BIOCHEMICAL MARKERS FOR LUNG CANCER IN A HIGH RISK GROUP

Project: Research project

Description

Lung cancer is a leading cause of cancer mortality, killing over 90,000
people each year in the U.S.. Smoking has shown the strongest association
with lung cancer of the known risk factors. However, all individuals who
smoke do not develop lung cancer. In the Johns Hopkins Lung Project
(JHLP), over 5,000 men at high risk of developing lung cancer, i.e. 45
years of age or older who smoked 20 or more cigarettes per day, were
screened using sputum cytology and chest x-ray at regular intervals for up
to 8 years. The JHLP found that smokers who had persistent moderate atypia
in sputum were at even greater risk of developing lung cancer than those
who did not have atypia. The John Hopkins cytopathology laboratories are
currently testing a battery of immunohistochemical markers in some lung
cancer specimens. The study proposed here is designed to determine if
there are biomarkers in the sputum of individuals with persistent moderate
atypia or lung cancer which may serve as indicators for who will develop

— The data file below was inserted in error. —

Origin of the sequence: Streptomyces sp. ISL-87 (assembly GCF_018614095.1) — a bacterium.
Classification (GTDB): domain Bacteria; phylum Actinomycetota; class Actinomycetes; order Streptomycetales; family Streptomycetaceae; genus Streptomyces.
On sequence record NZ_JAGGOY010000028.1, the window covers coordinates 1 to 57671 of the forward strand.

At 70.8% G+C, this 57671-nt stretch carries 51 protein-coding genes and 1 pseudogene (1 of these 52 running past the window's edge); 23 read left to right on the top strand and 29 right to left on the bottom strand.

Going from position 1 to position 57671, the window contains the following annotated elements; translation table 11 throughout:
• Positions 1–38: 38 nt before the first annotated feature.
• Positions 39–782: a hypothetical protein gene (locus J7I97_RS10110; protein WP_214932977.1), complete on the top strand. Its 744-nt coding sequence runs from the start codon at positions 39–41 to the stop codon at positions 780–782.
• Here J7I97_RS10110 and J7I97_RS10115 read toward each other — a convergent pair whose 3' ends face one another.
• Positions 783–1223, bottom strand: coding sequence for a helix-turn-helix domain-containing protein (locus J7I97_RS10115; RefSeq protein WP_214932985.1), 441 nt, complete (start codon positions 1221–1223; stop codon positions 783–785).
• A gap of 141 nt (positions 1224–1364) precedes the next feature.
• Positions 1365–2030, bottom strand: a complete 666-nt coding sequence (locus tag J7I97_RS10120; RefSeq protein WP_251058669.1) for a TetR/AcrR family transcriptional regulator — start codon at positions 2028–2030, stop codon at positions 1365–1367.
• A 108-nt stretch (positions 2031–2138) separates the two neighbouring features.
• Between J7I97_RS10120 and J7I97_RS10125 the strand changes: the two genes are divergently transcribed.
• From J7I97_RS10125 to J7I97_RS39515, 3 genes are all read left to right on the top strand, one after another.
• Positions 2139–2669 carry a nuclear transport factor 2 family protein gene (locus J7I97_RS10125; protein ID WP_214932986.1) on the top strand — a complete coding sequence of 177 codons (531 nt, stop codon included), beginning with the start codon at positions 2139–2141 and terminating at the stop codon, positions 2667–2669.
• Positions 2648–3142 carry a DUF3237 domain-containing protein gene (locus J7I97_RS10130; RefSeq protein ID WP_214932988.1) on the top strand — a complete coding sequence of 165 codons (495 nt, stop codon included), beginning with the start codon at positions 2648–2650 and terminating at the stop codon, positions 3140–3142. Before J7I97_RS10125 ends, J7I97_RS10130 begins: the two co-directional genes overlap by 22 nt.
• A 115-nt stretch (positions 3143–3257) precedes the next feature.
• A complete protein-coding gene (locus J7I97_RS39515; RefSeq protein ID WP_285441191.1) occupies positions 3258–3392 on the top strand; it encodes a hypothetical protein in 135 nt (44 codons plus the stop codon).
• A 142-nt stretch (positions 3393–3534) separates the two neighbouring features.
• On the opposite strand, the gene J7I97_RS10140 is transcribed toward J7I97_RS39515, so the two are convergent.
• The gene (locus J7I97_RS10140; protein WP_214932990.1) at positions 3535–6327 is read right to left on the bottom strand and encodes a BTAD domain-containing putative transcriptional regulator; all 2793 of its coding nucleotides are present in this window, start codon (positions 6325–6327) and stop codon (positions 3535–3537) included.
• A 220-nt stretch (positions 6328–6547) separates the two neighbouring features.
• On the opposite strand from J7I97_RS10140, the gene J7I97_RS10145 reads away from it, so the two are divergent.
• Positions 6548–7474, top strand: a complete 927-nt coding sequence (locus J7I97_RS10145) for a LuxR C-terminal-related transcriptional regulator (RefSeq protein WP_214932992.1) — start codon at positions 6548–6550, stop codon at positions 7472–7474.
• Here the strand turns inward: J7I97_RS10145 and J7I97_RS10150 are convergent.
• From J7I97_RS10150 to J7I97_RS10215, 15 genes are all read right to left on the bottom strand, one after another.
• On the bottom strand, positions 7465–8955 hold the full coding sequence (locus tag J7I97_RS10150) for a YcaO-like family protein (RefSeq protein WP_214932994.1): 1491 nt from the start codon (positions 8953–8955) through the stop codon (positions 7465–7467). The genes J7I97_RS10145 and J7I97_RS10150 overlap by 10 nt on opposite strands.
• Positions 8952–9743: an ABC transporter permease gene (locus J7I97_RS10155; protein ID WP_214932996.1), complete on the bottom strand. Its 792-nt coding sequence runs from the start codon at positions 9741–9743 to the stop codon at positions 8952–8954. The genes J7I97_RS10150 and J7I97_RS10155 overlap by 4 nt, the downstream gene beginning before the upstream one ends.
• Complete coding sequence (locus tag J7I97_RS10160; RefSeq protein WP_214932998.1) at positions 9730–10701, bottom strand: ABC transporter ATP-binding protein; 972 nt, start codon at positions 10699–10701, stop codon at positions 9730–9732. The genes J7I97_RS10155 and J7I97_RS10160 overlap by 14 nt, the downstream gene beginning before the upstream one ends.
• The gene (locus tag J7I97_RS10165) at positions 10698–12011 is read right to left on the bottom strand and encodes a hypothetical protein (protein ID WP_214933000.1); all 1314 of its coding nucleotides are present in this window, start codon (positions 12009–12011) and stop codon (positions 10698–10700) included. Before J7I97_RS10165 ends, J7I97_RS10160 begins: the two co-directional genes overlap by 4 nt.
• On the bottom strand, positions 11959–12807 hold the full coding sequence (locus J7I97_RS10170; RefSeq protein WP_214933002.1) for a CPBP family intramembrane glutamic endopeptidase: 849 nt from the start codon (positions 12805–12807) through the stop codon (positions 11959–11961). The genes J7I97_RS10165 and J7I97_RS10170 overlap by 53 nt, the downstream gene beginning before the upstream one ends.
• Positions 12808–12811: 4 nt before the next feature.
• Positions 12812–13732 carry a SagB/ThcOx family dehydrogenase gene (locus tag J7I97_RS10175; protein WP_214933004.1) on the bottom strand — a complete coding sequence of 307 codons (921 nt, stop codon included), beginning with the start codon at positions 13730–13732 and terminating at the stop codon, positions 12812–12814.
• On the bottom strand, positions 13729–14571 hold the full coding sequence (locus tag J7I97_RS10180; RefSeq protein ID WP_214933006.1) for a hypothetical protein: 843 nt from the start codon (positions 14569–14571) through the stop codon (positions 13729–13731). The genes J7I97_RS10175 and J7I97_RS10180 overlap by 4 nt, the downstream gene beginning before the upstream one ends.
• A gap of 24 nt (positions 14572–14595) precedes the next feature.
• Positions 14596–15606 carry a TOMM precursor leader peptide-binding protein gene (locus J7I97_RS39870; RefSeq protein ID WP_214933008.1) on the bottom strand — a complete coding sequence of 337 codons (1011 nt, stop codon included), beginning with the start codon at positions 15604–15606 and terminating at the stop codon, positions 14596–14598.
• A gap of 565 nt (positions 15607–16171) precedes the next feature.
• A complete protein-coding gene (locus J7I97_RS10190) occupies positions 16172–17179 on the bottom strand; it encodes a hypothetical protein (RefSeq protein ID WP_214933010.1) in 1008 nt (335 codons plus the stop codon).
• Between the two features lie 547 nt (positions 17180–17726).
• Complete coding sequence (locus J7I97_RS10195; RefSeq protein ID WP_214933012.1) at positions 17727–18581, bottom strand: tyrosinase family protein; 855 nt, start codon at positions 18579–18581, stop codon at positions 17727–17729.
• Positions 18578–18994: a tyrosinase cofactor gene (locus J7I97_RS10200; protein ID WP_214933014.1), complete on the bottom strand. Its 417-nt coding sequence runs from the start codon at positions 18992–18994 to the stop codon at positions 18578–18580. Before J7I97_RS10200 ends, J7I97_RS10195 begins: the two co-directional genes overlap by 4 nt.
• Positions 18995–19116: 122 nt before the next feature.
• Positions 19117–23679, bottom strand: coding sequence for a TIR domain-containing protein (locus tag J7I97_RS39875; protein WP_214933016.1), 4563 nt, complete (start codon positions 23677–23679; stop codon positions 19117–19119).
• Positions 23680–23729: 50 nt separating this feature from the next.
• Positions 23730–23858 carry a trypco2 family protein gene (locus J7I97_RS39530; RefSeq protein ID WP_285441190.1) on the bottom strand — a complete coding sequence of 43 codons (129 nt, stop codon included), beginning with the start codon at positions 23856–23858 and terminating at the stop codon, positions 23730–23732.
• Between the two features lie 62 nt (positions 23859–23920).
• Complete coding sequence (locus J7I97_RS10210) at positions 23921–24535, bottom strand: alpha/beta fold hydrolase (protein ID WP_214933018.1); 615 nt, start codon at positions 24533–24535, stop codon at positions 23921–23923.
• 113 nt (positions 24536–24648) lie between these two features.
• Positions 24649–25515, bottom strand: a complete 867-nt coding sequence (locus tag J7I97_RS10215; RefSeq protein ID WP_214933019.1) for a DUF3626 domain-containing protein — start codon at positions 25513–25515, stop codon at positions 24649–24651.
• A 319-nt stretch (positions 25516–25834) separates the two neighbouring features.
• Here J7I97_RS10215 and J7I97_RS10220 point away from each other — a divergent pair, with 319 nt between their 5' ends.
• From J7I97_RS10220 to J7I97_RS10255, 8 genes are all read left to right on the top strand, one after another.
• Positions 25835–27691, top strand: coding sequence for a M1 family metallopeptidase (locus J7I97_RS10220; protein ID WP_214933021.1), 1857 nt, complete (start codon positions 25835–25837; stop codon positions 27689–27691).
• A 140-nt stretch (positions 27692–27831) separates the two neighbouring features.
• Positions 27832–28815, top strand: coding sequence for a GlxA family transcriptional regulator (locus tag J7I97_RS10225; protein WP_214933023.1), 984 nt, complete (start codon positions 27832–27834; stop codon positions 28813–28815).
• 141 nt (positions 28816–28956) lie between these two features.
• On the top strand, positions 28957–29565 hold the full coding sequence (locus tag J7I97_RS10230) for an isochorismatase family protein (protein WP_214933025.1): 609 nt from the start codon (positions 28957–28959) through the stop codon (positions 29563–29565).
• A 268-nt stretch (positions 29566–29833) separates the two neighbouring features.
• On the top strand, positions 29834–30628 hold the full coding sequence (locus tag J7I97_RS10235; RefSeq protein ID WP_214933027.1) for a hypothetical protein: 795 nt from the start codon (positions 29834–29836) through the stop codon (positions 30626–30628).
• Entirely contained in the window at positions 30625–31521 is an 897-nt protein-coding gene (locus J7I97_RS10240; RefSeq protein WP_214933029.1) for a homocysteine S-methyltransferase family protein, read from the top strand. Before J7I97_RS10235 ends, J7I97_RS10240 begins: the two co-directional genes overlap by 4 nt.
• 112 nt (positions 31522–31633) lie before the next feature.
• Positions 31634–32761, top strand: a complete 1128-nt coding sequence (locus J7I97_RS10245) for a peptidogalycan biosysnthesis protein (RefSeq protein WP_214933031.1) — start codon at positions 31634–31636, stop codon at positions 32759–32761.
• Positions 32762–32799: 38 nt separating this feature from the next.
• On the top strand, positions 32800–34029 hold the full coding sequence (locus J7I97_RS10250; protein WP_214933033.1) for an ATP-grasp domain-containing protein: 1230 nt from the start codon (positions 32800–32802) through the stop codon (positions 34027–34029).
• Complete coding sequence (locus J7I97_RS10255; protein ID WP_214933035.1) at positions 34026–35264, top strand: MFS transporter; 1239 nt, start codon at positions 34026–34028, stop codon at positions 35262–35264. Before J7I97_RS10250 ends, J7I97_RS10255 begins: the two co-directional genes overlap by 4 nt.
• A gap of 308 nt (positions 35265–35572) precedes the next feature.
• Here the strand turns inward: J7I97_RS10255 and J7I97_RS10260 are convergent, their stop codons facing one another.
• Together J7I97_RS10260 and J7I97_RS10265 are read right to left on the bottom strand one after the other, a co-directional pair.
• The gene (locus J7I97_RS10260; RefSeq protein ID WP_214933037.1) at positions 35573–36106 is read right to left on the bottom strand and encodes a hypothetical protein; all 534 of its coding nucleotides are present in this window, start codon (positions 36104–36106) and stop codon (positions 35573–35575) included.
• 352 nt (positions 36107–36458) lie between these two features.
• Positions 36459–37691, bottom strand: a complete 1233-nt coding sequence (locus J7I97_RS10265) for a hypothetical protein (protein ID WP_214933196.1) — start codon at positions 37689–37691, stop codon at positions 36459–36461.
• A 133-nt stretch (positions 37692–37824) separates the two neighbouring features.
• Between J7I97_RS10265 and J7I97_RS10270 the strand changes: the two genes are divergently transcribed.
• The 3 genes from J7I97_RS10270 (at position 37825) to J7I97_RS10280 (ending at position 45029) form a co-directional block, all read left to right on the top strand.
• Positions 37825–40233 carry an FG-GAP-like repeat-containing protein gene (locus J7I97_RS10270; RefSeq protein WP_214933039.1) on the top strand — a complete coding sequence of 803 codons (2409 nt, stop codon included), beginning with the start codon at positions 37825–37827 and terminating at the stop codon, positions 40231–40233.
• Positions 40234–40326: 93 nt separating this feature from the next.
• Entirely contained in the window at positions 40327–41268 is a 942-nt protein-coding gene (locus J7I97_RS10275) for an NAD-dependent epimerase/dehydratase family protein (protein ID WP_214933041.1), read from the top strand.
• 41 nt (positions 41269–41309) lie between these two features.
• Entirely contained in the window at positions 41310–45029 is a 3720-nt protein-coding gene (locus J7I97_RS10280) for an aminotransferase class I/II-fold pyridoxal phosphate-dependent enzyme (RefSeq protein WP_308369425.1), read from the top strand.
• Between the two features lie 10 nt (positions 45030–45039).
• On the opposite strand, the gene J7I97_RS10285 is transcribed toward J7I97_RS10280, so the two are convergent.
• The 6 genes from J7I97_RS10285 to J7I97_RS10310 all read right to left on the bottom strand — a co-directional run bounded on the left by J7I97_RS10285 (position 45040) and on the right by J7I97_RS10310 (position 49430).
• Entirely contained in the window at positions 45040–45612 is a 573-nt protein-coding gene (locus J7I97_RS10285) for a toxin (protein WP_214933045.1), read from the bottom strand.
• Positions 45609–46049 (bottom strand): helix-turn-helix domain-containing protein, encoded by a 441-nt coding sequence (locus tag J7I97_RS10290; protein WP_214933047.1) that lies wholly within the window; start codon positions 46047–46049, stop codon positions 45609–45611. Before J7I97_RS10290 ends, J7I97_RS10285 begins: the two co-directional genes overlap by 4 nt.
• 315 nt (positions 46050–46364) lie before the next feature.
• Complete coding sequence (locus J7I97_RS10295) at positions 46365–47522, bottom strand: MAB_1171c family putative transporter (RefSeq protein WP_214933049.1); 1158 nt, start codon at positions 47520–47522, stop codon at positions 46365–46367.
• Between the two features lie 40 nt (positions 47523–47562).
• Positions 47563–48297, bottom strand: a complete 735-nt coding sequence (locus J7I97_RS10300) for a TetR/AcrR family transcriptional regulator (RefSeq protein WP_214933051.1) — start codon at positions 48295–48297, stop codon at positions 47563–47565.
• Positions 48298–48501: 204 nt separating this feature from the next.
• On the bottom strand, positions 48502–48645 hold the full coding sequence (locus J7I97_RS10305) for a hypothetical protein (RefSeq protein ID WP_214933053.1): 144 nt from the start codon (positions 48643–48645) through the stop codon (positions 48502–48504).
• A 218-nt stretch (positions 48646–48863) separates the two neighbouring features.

lung cancer. The full battery of 12 markers will be tested in the first
phase, the developmental feasibility phase, of the study on the 27 subjects
from the JHLP who had persistent moderate atypia (cases) and subjects from
the JHLP who did not have persistent atypia (matched on age and smoking to
cases) and coworkers of the cases matched on age who do not smoke. An
index battery of a few biomarkers that is associated with lung cancer and
atypia will then be identified and reduced from the full battery currently
under study. This reduced battery will be derived by identifying markers
that appear to distinguish subjects with lung cancer or persistent atypia
from subjects without atypia or lung cancer. This index battery of
biomarkers will then be applied in the second phase of the study to the
previously obtained sputum specimens of a larger group, namely the 177 JHLP
subjects who developed lung cancer, 177 JHLP subjects who had
non-persistent moderate atypia and are matched on age and smoking to the
cancer cases, and 177 non-smoking coworkers matched on age to the cancer
cases. The latter two groups will also be followed to determine occurrence
of atypia and cancer and will provide sputum at two points in time, one
year apart, which will be tested using these biomarkers to see if they
distinguish those who develop atypia and lung cancer.
StatusFinished
Effective start/end date9/1/836/30/87

Funding

  • National Institutes of Health

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Lung Neoplasms
Biomarkers
Sputum
Lung
Smoking
Neoplasms
Feasibility Studies
Smoke
Tobacco Products
Cell Biology
Thorax
X-Rays
Mortality

ASJC

  • Medicine(all)